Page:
When I worked in occupational safety, a frequent exercise at training sessions and seminars was evaluation of a company's overall workplace safety culture. One of the most important factors to consider was employee turnover, because there are so many other factors influenced by that – training costs, injury incidence rates (worker's compensation costs, which are a huge item), absenteeism, inventory shrinkage (a large component of which is employee theft and/or product mishandling), and customer relations/customer satisfaction to name a few.
    The pay rate-to-turnover relationship isn't an absolutely direct correlation, because employees will tend to remain with a company where they are well treated and feel valued, even if the  pay scale is somewhat lower. This makes the comparison of the companies even more striking.

  2. Puzzle — 3:40  I guess I went to the dog this time.  Later did 3:28, but I know that doesn't count.  Toothpicks again TC?  That's allowed.
    MoveOn — There you go — if you have happier employees (happiness being defined as a living wage with reasonable health and retirement benefits), you ultimately are going to have a better bottom line, all other management decisions being equal.  As far as turnover, that can be one of the most controllable costs and one of the biggest  non supportive costs.  If an employee earns $20,000 /yr, it will usually take 80% of that to replace that employee, and that does not cover the replacement's wage.  Replacement covers advertising, interviewing, paper work, training etc)  Any wonder why Costco does better?!
    NY Times — IMHO, (or not so humble) any plan that does not increase the marginal tax rate of the wealthiest 2% is NOT a credible plan.  That will only result in the budget being balanced on the backs of the middle class, elderly and poor.  As to not propose specific loopholes to close and deductions to eliminate, but instead to leave it to a committee to look at later, is no more than a "Trust me!" and does not allow for the proper evaluation of the proposal.  Go back and do it properly Mr Boehner and quit sniveling.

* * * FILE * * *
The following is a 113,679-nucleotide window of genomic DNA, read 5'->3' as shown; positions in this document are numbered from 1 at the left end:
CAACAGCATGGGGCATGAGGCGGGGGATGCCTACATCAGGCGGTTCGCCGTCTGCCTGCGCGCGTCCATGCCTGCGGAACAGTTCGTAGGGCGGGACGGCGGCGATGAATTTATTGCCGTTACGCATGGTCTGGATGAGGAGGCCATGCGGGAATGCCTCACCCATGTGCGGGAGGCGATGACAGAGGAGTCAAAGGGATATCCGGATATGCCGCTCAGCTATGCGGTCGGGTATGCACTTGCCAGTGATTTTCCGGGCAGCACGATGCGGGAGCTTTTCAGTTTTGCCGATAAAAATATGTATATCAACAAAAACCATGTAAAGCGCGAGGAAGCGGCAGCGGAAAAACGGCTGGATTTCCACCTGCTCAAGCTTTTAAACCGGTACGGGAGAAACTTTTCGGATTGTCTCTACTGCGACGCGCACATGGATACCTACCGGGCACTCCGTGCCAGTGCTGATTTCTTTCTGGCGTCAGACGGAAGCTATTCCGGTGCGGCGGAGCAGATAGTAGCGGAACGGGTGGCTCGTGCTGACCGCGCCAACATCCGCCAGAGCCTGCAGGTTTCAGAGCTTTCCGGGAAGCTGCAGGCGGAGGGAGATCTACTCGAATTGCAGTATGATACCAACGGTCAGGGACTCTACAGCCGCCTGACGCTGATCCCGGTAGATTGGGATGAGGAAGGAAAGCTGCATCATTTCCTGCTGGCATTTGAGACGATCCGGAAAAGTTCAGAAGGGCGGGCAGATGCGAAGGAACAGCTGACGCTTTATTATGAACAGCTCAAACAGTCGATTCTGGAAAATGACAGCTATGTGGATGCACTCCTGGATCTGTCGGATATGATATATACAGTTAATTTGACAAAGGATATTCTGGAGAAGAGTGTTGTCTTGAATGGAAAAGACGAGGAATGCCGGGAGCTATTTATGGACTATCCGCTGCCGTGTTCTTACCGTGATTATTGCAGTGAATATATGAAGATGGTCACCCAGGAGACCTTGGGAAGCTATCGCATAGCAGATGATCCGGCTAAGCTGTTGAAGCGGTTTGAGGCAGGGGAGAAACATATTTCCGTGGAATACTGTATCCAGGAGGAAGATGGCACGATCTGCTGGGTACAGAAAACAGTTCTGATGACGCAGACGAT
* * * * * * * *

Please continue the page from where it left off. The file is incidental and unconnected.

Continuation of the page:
Think Progress — Getting richer one employee at a time!  Coming out of the 2002 recession, corporate profits soared only to be kicked in the teeth by the 2008 financial crisis and resulting recession.  But they quickly recovered and haven't look back since.  But wages are dropping while profits are increasing.  So why can't workers share in some of that prosperity?  If corporations are not mindful, there will be a revolution.
    Cartoon — Joining the UN is good, but when is the US going to join the ICC at the Hague?

  3. Congratulations on your standing in the league. I hope you and Jerry can hold on through the playoffs.
    MoveOn ~ The moral here is that if you treat your employees well your profits go up.
    NY Times ~ If Bonehead and Can''t-do-it Cantor stick to their guns they just might end up shooting themselves in the foot politically. We can only hope.
    Think Progress ~ In the third quarter of this year, “corporate earnings were $1.75 trillion, up 18.6% from a year ago.”
    I think that says it all. They just don't want to share their good fortune with their emloyees and they cry poverty to incresed taxes.
    For shame!

  4. I forgot to comment on the Cartoon. Every since that "fatal" day when the U.S.A. joined the UN, the John Birch Society has had their panties in a wad.
    "One of the first campaigns of The John Birch Society was to get the U.S. out of the United Nations. The global power elites view the UN as their main vehicle for establishing, step by step, a socialistic global government controlled by themselves. Now, more than ever, we need to get out of the UN and remove the UN from the United States."